I agree that there is a significant danger that a new round of cuts to non-defense discretionary human-service programs that could be part of the deal to avert sequestration. But it’s really not inevitable that this will happen. If United Way and others are worried about the challenge of raising additional private funds to cover for a potential loss in government funding, it might make sense to spend at least part of their time on the Hill this week arguing against making those cuts to begin with. There are other groups working very hard to make that case. Perhaps United Way, Independent Sector, and Philanthropy Roundtable could join with them.
In fact, NDD United, the coalition working to save nondefense discretionary (NDD) programs from more cuts, is holding a briefing on December 4th, just as nonprofits leaders are arriving here in Washington for the Charitable Giving Coalition’s “Protect Giving” event.
Here is information about the NDD briefing:
Planning for “The Plan”
Guest Speaker: Senator Patty Murray (D-WA)
SD-G50, Dirksen Senate Office Building
RSVP to CRDFellow@dc-crd.com
During last week’s debate, Mitt Romney made what sounded like, to many, a straightforward promise not to cut federal education spending if elected: “I’m not going to cut education funding. I don’t have any plan to cut education funding and—and grants that go to people going to college… I’m not planning on making changes there.”
How seriously you take this pledge seems to depend a lot on which candidate you support. But it’s fair to argue that there’s some wiggle room in Romney’s statement. For one thing, we know that presidents can propose what are ultimately going to be de facto program cuts to some programs but call them something else. Over the last several budgets, for example, the Obama administration has proposed what are essentially cuts to certain federal education programs by proposing to “consolidate” them under broader program titles. While that doesn’t necessarily mean that overall education spending gets cut, it can lead to certain funding streams being reduced under the new consolidated programs, whatever they may be. (Thus the administration was able to say that they proposed an overall increase to education in FY11, even while creating conditions that essentially resulted in the elimination of federal funding for family literacy when it consolidated away the Even Start program.)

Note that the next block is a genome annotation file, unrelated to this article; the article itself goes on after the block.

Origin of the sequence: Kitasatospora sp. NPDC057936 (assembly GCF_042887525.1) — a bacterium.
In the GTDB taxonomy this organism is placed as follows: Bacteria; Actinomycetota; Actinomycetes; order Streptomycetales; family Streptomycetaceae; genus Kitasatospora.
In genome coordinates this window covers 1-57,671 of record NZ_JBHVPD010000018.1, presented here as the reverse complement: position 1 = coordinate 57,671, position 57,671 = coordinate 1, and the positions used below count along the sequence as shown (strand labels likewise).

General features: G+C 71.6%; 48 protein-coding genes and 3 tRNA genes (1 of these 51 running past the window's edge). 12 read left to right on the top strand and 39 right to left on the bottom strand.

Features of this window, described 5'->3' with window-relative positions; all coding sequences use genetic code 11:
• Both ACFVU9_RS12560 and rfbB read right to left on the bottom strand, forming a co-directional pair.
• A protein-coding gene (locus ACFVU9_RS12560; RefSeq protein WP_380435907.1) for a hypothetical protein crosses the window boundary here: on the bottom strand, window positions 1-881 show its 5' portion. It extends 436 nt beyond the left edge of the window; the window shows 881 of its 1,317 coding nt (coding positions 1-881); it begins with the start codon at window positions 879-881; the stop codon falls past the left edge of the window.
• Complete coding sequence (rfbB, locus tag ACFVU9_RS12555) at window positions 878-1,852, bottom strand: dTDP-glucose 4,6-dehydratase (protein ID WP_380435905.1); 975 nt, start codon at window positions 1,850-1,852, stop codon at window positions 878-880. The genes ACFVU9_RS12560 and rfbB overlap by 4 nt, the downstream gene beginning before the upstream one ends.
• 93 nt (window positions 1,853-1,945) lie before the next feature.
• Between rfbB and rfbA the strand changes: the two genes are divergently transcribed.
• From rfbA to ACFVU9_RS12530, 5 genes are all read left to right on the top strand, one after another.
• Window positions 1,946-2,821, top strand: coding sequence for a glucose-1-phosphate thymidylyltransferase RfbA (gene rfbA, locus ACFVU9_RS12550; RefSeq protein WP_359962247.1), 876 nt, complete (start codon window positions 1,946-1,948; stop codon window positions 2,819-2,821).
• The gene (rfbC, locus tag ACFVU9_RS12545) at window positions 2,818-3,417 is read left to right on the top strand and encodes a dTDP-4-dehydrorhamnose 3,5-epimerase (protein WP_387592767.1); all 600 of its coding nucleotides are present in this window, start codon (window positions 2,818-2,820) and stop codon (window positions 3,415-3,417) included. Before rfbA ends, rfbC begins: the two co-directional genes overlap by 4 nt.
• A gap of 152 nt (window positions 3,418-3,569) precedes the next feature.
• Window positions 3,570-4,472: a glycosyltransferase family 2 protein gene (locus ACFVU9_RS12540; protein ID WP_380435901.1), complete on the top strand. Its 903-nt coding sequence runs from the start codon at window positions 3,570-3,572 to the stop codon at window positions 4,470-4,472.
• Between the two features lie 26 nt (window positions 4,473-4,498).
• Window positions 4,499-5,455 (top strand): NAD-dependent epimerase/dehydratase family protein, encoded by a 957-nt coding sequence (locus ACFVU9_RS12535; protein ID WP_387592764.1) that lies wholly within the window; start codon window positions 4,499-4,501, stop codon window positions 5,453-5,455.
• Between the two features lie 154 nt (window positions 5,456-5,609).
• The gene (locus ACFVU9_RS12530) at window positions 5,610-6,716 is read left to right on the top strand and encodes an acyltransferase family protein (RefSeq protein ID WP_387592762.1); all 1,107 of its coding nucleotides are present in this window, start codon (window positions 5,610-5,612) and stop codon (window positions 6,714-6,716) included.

There are also programs outside the Department of Education budget, such as the Corporation for National and Community Service (to pick one example) that provide educational programs. This you could eliminate CNCS while still claiming you are technically not cutting education, even though elimination of this program would effectively reduce federal education resources. (By this logic, some would argue that eliminating funding for PBS, as Romney did say he would do, would also effectively be an education cut.)
And while the automatic, across-the-board sequestration cuts that are currently set to occur on January 2nd can’t by any stretch be considered Romney policy, if he is elected and those cuts go into effect, he will in fact be presiding over a significant cut to education spending, and/or be working with Congress on legislation to eliminate sequestration with another plan. His pledge to not cut education spending would be more significant, I think, if he would make it explicit that his sequester replacement plan would leave education spending untouched.
Most importantly, as we’ve seen over the last several years, Congress and the administration often must compromise in order to get a budget passed, and in that compromise the administration may be forced to cut programs it would rather not cut in order to preserve funding for programs it believes are more important. If Romney is elected, we can assume that Republicans will retain control of the House, and possibly gain control of the Senate (where Paul Ryan would have the tiebreaker vote). Doesn’t it seem likely that Congressional Republicans would craft a budget with significant education cuts whether Romney likes it or not? And then what would he do? Would Romney actually pick a fight with his own party over these cuts?
I think it’s safe to assume that the Obama administration did not intend to reduce education spending when it took office in 2009. But that hasn’t prevented federal education spending from declining significantly. Is it reasonable to expect that a Romney administration would make the same effort—and with better success—at fighting off Congressional spending cuts to education than the Obama administration has?
A good followup question to Romney about his debate statement would be: Does your pledge not to cut education spending include a promise to veto any legislation passed by Congress that includes education cuts? I hope this comes up again in a future debate.
P.S. For adult education advocates, it’s also worth thinking about what other areas of the budget Romney might propose going after in order to preserve K-12 and higher education funding. Is adult education part of the education funding Romney is pledging to protect? (Doubtful.) If not, would adult education be even more vulnerable to cuts as Romney struggles to find other areas of discretionary spending to eliminate in order to offset the K-12/higher education spending holds?